Building for the Future

Qualifications, consulting, and certification for sustainable construction

The fundamentals of modern construction are driven by climate and environmental factors as well as the need to save resources. Requirements related to functionality, flexibility, health protection, and comfort are becoming increasingly important. To assess whether these standards are met when new buildings are constructed, the German Federal Ministry for Construction established the Assessment System for Sustainable Construction (German abbreviation BNB) in 2010. The system assesses the sustainability of non-residential, public buildings built in Germany. As a BNB system provider, the Steinbeis Transfer Institute for Building and Property Industry is recognized by the ministry and offers training and certification as a Technical Expert for Sustainable Building (SHB). The institute also offers conformity audits for BNB assessments produced by the technical experts.

The basic principle of sustainability – finding a balance between ecological, economic, and socio-cultural factors – is supplemented with technical and process-related requirements when a new building is constructed, and this applies to the entire life cycle of the building. The BNB system makes it possible to assess the qualities people expect in a building subdivided into 46 different criteria. The sustainability assessment is either checked by the federal government or by certified conformity auditors. These then award a governmental seal of approval in bronze, silver, or gold.

Since 2011, the Steinbeis experts working with Bernd Landgraf at the Steinbeis Transfer Institute have certified more than 100 technical experts, all of whom offer their services throughout Germany. These experts are currently overseeing 20 BNB projects not only from the federal government but also from various states and communities. The projects include office buildings, teaching facilities, and laboratory premises, all of which are assessed and certified by Steinbeis after completion. The Steinbeis team is currently conducting research into the assessment criteria for complete refurbishments. This would be aimed at new buildings and renovation projects at schools and universities. “In 2015 we simultaneously developed new assessment standards for ecological audits and life cycle cost analysis based on extensive model calculations. These have been applicable nationwide since 2016,” Bernd Landgraf explains.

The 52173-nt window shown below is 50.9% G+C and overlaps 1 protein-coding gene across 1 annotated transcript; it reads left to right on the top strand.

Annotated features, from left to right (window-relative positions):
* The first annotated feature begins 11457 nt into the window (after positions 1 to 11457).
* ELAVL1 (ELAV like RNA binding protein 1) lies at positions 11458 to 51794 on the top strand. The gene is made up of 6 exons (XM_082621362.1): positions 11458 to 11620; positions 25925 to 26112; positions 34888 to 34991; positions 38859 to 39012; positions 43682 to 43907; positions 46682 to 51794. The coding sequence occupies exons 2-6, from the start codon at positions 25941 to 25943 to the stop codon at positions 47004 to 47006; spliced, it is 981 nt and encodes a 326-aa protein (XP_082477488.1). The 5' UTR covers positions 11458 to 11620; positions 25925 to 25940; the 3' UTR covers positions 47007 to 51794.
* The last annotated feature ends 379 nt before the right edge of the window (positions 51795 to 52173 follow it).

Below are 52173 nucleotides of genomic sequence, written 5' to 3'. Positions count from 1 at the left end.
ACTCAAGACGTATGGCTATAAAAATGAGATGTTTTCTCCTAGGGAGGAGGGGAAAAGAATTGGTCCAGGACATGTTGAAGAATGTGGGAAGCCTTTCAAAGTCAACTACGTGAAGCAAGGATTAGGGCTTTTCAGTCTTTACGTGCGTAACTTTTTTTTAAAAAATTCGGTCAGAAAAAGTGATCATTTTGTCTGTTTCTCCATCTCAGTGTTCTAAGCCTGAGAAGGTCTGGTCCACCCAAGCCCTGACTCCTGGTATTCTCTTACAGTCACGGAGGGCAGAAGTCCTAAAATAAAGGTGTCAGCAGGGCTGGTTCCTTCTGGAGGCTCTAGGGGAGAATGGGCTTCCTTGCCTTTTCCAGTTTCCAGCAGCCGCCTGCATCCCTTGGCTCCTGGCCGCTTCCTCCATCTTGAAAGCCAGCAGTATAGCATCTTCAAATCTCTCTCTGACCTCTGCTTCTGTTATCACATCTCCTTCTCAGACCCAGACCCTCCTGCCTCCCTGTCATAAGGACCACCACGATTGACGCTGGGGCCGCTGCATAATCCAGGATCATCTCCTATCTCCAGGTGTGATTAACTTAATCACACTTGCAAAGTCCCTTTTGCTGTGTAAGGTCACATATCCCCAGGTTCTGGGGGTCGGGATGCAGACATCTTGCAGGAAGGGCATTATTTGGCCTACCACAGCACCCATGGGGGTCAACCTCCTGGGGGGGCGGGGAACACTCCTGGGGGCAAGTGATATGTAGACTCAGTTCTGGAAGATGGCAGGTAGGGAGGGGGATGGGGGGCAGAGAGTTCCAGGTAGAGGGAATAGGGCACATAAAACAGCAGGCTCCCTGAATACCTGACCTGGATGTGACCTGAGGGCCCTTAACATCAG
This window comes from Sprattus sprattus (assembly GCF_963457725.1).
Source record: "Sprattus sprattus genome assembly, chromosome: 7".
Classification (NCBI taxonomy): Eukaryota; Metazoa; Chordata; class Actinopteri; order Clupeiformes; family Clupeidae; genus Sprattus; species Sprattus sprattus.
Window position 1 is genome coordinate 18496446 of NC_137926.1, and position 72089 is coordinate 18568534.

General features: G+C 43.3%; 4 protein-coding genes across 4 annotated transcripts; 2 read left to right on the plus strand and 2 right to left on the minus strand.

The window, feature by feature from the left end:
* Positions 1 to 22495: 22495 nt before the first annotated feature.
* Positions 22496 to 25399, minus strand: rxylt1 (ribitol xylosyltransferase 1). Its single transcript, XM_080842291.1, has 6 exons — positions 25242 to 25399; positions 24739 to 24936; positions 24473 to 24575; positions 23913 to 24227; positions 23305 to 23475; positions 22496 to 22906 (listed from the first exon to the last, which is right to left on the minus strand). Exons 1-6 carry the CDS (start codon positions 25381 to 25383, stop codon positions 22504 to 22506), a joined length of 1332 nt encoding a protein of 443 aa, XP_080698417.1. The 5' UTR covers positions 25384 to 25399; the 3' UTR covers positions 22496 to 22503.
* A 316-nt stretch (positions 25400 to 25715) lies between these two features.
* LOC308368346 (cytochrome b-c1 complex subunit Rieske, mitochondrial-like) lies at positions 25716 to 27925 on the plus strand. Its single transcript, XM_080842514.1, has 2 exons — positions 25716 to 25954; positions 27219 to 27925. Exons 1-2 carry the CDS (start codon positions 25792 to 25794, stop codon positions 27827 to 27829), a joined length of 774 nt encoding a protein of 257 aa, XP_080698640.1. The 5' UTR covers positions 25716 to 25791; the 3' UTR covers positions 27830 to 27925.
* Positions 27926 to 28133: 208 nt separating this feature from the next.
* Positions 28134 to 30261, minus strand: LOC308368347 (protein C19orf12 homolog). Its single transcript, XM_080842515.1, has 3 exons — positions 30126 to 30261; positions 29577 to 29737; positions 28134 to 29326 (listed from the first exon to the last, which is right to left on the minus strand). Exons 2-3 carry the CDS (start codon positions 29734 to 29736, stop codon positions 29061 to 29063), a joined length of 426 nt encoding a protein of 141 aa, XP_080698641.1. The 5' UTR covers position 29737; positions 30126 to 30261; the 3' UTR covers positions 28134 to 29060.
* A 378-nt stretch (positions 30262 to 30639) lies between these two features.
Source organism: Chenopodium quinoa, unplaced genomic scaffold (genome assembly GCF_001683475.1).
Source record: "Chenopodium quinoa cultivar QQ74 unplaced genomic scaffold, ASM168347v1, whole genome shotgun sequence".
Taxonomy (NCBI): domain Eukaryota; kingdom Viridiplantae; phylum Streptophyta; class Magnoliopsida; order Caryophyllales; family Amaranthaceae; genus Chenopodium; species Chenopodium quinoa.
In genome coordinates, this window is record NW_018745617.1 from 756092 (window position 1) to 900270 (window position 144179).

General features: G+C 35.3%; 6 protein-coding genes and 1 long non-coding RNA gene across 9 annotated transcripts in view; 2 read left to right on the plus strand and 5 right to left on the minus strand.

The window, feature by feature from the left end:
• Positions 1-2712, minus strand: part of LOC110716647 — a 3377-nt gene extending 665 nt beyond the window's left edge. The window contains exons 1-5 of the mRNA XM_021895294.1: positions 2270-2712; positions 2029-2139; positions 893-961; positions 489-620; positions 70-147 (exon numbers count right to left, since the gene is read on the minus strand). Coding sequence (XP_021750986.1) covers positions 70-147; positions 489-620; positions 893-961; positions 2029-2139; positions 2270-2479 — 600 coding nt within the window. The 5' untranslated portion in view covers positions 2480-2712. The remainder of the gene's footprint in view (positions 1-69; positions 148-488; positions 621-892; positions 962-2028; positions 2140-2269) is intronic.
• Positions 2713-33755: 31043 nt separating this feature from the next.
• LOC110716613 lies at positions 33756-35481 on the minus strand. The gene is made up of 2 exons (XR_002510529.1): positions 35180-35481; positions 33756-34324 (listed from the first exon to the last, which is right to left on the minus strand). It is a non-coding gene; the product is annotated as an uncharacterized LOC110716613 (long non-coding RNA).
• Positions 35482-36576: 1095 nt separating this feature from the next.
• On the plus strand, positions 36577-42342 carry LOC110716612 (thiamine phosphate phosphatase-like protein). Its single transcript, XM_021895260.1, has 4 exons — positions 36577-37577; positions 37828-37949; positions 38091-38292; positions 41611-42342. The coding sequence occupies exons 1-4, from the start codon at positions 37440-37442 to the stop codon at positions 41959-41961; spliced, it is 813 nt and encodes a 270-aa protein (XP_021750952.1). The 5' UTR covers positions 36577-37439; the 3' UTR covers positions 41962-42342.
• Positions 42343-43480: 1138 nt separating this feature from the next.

The advantage of sustainability certification is that the quality of key aspects of the building are documented and tested. Achieving these qualities requires a process to be integrated into planning and implementation. This process documents the expectations of the end user and serves as a basis for measuring the overall results. In essence, this entails looking carefully at the interplay between the solutions used to design rooms, make the building itself, select materials, and plan the structural engineering during the enter building life cycle – in relation to simulated usage and operational scenarios. This approach demands integrated teamwork and everyone involved must be knowledgeable about the interplay between the various solutions that come from the different disciplines. Integral planning also requires a shared understanding of the ultimate goal and a willingness to create synergies by merging individual planning solutions with unique functions. Sustainability assessment systems allow for an independent assessment of different kinds of solutions.

Every building can be planned, built, and run sustainably, regardless of where it is located and how it is ultimately used. The first office building certified by the Steinbeis team is the Ludwig Bölkow House in Schwerin. It was built and is currently occupied by the Schwerin chamber of commerce. The Steinbeis experts awarded the building silver certification. The building features conference rooms and office space for the chamber of commerce and third-party tenants. Special conditions at the building site allowed for a pile foundation with energy posts to recover geothermal energy. Heat recovered from the ground is used through concrete core activation, making the building incredibly easy to heat at low environmental and economic costs. Thanks to the floor plan design, a smaller section of the building can be rented out externally. The functional and well-designed façade is of extremely high quality and bathes the workplace in natural light. Using durable, low-emission construction materials has made the building a healthy work environment and at a low total cost of ownership. The Steinbeis team unanimously agreed: it is an exemplary model of sustainable construction.

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